Right now I´m getting prepaired for my 3 last final exams and also doing a research work asked by a teacher to contribute to the Mech. Eng. chair (apart from the final project) due to my interest in the subject and permanent questioning about the lack of R&D arround here. I´m starting with the ´R´ at least, we will see if someone helps us with the ´D´Belatti wrote: Check, Carlos, everyone, I´m deeply grateful for all the links and info you are posting in this thread. Sorry I don´t have enough time to read them all or even post something right now, as I´m limited to read the forum 20 min at work and then all my free time available is for studying...
I don't think that we are lacking those types of people, I think we are lacking an environment where they are welcome.riff_raff wrote:Belatti,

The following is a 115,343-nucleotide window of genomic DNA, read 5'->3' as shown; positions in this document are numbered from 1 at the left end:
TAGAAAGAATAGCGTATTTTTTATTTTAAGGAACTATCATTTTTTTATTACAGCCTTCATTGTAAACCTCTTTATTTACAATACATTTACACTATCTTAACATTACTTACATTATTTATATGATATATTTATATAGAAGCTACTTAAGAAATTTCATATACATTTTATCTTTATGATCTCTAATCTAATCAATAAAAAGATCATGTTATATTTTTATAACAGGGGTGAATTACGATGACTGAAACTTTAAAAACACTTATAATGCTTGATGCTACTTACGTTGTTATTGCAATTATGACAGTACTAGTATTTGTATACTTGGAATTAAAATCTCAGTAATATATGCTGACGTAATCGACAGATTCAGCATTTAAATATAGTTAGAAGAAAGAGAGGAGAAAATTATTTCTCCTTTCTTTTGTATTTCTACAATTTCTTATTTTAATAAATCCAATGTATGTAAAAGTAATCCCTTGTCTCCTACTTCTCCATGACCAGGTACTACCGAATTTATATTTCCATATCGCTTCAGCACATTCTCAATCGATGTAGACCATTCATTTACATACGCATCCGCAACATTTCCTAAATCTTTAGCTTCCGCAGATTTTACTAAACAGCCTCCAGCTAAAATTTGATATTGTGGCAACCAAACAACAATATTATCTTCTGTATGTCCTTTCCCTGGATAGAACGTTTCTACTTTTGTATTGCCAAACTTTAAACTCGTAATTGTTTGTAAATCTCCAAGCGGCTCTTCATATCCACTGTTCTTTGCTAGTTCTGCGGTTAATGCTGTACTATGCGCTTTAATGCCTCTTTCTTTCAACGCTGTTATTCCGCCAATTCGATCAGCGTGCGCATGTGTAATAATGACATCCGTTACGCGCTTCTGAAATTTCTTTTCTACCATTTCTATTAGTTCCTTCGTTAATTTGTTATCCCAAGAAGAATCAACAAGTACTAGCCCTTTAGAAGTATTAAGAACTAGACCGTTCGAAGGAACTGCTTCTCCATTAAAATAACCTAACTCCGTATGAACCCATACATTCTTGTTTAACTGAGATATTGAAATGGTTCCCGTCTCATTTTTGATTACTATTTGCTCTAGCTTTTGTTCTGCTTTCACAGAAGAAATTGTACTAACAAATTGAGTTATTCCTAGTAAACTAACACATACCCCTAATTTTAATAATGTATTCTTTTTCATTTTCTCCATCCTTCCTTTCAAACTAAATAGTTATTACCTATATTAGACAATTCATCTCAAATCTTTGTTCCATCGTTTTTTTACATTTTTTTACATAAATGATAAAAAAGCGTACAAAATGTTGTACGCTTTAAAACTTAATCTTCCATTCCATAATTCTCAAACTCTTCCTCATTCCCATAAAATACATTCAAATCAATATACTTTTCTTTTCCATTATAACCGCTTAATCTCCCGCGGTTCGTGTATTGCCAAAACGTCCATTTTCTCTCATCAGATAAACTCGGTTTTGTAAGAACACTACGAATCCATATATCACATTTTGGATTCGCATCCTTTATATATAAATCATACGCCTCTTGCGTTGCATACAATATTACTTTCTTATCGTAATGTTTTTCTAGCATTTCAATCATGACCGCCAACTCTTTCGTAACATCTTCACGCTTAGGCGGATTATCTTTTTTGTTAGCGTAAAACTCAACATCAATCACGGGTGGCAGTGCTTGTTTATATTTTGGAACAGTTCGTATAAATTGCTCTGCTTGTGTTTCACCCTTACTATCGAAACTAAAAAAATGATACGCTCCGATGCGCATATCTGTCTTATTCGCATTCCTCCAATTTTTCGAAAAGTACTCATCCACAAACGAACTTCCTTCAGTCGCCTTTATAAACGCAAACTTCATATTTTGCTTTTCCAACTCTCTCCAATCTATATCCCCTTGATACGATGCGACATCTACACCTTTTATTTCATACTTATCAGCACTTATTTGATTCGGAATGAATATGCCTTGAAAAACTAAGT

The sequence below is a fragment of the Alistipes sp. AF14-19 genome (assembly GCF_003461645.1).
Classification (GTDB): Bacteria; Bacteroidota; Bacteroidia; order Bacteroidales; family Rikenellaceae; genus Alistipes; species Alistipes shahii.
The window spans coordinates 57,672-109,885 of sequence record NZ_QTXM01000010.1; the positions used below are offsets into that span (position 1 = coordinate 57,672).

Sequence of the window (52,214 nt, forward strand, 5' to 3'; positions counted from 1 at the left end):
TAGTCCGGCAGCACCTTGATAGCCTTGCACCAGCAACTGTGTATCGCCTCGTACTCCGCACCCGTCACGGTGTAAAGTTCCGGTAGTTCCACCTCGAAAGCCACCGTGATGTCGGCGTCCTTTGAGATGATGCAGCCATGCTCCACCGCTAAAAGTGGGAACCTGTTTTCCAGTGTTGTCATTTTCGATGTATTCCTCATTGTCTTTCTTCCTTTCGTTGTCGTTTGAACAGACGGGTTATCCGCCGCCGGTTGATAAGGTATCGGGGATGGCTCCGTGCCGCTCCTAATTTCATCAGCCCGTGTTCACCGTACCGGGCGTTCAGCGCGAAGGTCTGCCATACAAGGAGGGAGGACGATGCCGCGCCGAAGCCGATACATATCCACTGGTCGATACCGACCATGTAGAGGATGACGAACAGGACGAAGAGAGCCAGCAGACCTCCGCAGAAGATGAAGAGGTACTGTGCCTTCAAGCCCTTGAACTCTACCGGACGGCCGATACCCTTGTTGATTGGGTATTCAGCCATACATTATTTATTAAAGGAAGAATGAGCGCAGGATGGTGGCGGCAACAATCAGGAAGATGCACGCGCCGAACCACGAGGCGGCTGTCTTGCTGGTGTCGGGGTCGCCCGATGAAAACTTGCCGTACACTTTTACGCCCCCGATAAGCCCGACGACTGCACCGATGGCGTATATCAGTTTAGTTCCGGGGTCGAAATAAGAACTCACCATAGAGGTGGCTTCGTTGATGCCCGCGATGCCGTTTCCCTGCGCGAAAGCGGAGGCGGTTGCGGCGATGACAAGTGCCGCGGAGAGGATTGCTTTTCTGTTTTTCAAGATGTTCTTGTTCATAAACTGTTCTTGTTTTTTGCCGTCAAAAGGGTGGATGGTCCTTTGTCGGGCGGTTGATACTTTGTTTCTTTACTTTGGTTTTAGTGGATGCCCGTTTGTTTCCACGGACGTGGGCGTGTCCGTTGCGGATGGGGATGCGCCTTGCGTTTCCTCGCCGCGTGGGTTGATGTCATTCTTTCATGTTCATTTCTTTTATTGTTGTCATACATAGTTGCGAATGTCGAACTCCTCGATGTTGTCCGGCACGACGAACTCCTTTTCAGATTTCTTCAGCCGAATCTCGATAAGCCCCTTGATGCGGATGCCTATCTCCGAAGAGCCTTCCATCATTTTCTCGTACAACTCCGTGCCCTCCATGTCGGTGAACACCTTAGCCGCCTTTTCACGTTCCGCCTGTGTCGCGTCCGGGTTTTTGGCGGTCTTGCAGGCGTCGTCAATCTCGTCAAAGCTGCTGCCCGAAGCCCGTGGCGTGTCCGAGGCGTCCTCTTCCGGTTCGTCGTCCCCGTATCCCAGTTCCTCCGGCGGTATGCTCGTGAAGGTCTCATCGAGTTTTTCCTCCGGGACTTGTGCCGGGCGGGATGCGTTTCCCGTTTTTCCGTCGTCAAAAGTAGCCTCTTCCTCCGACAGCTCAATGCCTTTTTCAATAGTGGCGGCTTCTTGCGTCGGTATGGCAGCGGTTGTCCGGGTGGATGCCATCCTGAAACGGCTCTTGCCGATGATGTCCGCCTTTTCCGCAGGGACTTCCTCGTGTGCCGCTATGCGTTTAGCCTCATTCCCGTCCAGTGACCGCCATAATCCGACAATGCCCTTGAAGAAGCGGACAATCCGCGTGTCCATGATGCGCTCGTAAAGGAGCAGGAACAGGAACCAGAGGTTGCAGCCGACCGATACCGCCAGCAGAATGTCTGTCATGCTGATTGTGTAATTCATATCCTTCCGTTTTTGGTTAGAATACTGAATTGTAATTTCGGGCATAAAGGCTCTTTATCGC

Where are you attending school and what is the subject of your current research project?
I'm long past my school years, but I have a unique hybrid propulsion system I'm working on, on my own. If you're interested, send me an email, and I'd be happy to talk to you about it. I can't give you all of the intimate details of it because I'm still pursuing patents on it. But I am free to discuss some parts of it, and since you are pursuing an advanced level of education in this area, you might find it interesting.
If there's something this world's currently lacking, it's ambitious, creative individuals. And I try to do everything I can to help create more of them.
Surfaces exposed to combusting gases in an engine can react either productively, by moving, or wastefully, by heating. In traditional engines an average of less than 25% of the combustion chamber'ssurface area is productive. In an IRIS that average skyrockets to more than 70%of the chamber's surface area. Furthermore, because so much of the chamber is productive, gases can expand further than in an ordinary engine before openingthe exhaust valves. This means that an IRIS engine also captures energy that previously flowed out the exhaust pipe.